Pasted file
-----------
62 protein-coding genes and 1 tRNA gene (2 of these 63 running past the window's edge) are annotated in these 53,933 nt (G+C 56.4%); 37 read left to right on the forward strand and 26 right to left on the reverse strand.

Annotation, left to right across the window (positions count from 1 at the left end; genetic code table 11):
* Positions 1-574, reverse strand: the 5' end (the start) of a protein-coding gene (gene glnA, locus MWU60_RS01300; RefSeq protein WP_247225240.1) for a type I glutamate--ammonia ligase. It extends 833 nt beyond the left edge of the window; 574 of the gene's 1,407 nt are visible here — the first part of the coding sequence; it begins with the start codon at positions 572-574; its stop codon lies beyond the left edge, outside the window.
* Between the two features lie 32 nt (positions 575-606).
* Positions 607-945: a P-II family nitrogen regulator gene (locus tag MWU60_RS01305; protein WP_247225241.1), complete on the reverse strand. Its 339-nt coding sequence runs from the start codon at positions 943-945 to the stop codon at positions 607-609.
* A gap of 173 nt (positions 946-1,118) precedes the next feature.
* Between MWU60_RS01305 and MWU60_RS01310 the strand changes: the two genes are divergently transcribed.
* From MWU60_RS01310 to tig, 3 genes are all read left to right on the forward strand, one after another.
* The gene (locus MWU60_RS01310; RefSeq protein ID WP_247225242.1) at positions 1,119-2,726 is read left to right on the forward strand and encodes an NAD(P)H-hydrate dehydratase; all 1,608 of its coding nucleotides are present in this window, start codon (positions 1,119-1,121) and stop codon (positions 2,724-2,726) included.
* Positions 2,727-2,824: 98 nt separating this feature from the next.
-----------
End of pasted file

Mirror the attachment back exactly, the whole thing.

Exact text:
62 protein-coding genes and 1 tRNA gene (2 of these 63 running past the window's edge) are annotated in these 53,933 nt (G+C 56.4%); 37 read left to right on the forward strand and 26 right to left on the reverse strand.

Annotation, left to right across the window (positions count from 1 at the left end; genetic code table 11):
* Positions 1-574, reverse strand: the 5' end (the start) of a protein-coding gene (gene glnA, locus MWU60_RS01300; RefSeq protein WP_247225240.1) for a type I glutamate--ammonia ligase. It extends 833 nt beyond the left edge of the window; 574 of the gene's 1,407 nt are visible here — the first part of the coding sequence; it begins with the start codon at positions 572-574; its stop codon lies beyond the left edge, outside the window.
* Between the two features lie 32 nt (positions 575-606).
* Positions 607-945: a P-II family nitrogen regulator gene (locus tag MWU60_RS01305; protein WP_247225241.1), complete on the reverse strand. Its 339-nt coding sequence runs from the start codon at positions 943-945 to the stop codon at positions 607-609.
* A gap of 173 nt (positions 946-1,118) precedes the next feature.
* Between MWU60_RS01305 and MWU60_RS01310 the strand changes: the two genes are divergently transcribed.
* From MWU60_RS01310 to tig, 3 genes are all read left to right on the forward strand, one after another.
* The gene (locus MWU60_RS01310; RefSeq protein ID WP_247225242.1) at positions 1,119-2,726 is read left to right on the forward strand and encodes an NAD(P)H-hydrate dehydratase; all 1,608 of its coding nucleotides are present in this window, start codon (positions 1,119-1,121) and stop codon (positions 2,724-2,726) included.
* Positions 2,727-2,824: 98 nt separating this feature from the next.